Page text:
The Scarlet & Black

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The Scarlet & Black

The Scarlet & Black

Bansal believes in Broncos’ ability, vision

The coming of autumn means different things to different people. For many Grinnellians, it means the beginning of another challenging, yet thoroughly enjoyable school year. It also means that it is merely another few weeks before the bone-chilling winds come and dry our souls as completely as they dry our skin—but I digress. For me, the coming of autumn means one thing above all else—the beginning of the NFL season. High school football is good, college football is great, but nothing quite compares to watching the best of the best compete against each other in the pros. 

While the 2009-10 NFL season is still young, it has already manufactured several compelling storylines. Perhaps no story is as surprising, though, as the undefeated Denver Broncos. Left for dead by the football media after trading star quarterback Jay Cutler to the Chicago Bears, the Broncos have won their first three games of the season, and have looked extremely impressive in doing so.

The outlook for the 2009 season was bleak for the Broncos after a tumultuous offseason. After firing their head coach of 13 seasons, two-time Super Bowl Champion Mike Shanahan, the Broncos made the bold move of hiring 32-year-old Josh McDaniels. McDaniels is best known as the Quarterbacks’ coach and Offensive coordinator for the New England Patriots from 2004-2008 under media bad boy Bill Belichick.  Upon taking the job in Denver, McDaniels almost immediately clashed with Cutler who demanded a trade and got one to the Chicago Bears. In return, the Broncos received often-criticized quarterback Kyle Orton and multiple high-draft picks.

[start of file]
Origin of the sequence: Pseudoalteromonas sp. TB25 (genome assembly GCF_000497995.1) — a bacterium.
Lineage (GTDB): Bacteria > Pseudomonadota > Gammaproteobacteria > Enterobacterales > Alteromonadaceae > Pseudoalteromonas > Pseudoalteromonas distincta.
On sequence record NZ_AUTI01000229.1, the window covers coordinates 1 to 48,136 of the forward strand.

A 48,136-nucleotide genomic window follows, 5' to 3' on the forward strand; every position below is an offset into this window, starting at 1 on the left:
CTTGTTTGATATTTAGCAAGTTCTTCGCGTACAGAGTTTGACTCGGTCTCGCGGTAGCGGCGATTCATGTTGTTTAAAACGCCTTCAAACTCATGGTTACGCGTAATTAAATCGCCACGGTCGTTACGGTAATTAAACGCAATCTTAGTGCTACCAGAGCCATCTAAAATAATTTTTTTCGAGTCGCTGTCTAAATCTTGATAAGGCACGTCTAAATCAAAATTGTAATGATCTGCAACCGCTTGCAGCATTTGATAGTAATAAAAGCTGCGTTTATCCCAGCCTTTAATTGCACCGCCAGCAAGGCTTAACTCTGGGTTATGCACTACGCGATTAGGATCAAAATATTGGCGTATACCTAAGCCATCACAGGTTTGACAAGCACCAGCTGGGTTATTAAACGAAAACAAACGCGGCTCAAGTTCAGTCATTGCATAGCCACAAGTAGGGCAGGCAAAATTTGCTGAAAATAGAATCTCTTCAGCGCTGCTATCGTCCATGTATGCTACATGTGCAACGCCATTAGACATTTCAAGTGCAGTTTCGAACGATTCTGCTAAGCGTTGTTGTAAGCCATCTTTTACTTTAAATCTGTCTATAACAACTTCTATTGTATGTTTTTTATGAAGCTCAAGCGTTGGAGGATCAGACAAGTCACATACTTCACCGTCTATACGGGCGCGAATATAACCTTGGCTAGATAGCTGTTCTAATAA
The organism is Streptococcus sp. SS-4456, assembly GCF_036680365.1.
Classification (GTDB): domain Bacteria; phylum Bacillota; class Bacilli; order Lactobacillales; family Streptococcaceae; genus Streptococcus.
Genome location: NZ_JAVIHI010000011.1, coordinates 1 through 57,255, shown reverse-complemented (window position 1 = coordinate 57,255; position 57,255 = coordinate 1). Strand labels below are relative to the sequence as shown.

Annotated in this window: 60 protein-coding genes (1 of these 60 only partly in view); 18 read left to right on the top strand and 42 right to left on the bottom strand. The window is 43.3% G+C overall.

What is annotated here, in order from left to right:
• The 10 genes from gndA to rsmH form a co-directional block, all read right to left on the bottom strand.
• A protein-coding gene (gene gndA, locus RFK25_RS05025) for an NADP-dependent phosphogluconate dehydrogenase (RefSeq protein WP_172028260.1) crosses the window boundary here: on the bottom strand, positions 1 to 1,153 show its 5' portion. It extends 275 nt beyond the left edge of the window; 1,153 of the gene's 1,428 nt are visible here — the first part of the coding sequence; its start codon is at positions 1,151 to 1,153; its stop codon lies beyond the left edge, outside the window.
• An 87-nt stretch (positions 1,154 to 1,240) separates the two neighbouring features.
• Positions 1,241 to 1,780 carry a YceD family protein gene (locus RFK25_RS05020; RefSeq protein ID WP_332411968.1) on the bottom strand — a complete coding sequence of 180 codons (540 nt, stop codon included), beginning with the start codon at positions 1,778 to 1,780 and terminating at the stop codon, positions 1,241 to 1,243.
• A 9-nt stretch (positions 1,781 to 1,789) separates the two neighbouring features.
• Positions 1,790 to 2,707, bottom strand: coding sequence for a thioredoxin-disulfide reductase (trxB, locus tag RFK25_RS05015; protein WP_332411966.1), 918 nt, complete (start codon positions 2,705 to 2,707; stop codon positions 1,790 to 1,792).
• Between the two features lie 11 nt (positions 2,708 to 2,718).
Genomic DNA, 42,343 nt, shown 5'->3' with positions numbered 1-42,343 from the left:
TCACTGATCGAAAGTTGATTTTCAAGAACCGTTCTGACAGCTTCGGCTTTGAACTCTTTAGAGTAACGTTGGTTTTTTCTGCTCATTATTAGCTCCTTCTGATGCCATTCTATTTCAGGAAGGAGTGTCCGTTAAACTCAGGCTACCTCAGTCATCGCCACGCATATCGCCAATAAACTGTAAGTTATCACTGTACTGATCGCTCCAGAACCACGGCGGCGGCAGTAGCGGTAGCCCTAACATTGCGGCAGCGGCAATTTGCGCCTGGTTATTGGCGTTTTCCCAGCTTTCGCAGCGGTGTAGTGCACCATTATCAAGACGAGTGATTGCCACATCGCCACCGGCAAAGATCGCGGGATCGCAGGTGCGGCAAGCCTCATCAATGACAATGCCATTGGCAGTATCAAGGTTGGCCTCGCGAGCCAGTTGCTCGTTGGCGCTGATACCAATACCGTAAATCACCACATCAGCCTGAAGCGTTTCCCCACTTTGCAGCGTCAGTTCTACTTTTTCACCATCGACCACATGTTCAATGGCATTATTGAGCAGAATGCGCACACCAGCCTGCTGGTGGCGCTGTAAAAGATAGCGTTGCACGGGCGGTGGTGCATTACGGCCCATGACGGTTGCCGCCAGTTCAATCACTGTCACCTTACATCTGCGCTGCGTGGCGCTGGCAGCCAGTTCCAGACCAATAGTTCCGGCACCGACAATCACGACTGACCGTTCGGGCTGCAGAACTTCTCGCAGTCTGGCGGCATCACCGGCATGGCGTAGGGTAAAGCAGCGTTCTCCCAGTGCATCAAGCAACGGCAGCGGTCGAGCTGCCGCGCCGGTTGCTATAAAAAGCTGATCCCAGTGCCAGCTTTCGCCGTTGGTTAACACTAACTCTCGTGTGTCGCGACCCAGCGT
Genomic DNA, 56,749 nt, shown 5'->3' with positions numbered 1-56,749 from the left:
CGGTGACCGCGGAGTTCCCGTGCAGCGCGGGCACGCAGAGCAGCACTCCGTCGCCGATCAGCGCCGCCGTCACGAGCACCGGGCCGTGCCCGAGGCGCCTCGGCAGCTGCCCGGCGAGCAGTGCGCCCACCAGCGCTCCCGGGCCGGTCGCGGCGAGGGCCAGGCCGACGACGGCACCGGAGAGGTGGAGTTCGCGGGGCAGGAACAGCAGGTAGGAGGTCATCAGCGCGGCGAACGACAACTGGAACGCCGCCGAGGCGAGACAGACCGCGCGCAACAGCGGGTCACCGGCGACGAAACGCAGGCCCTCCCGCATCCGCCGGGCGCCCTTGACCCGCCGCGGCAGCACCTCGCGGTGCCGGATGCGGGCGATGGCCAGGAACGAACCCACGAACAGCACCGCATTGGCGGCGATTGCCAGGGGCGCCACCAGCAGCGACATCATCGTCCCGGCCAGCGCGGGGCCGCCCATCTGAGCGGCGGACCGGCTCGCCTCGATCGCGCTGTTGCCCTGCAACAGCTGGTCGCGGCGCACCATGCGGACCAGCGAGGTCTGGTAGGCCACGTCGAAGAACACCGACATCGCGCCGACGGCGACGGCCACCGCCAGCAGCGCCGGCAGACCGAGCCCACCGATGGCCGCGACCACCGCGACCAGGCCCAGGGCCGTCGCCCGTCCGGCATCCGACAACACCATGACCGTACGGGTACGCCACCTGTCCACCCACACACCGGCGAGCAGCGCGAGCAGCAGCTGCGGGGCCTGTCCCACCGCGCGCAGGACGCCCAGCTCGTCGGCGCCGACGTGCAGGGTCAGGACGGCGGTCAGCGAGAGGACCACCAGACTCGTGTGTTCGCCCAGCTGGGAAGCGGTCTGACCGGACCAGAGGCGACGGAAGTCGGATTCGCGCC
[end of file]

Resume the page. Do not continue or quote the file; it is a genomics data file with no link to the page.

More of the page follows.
As if on cue, the media tore into McDaniels and the Broncos. So-called “experts” preached how rare it is to come by good quarterbacks and how owner Pat Bowlen was foolish to let both Shanahan and Cutler walk in the same offseason. Besides being unusually young for the position, McDaniels had no previous experience as a head coach and the collective NFL world wondered whether this was really an improvement over Shanahan—the winningest, most beloved coach in the history of the Broncos’ franchise. McDaniels’ status as a Bill Belichick disciple further hurt his credibility with the media, players and the fans. 

All the controversy surrounding McDaniels, along with various other issues, such as star receiver Brandon Marshall coming off a major hip surgery and the defense licking their wounds after finishing 29th last season, combined to deflate expectations for the Broncos 2009 season to an all-time low. 

Yet, somehow, the Broncos are 3-0 and find themselves atop the AFC West.

Granted, the season is only three weeks in, and skeptics are quick to point out that the Broncos have not beaten a 2008 playoff team. However, the Broncos have absolutely demolished the last two teams they have played, beating the Browns 27-6 and the Raiders, on the road, 23-3. In fact, the only close game the Broncos have played this year is their season opener against the Cincinnati Bengals, in which they just squeaked by for a 12-7 road victory. These are the same Bengals that beat the Packers at Lambeau Field and, last week, beat the defending Super Bowl Champion Pittsburgh Steelers.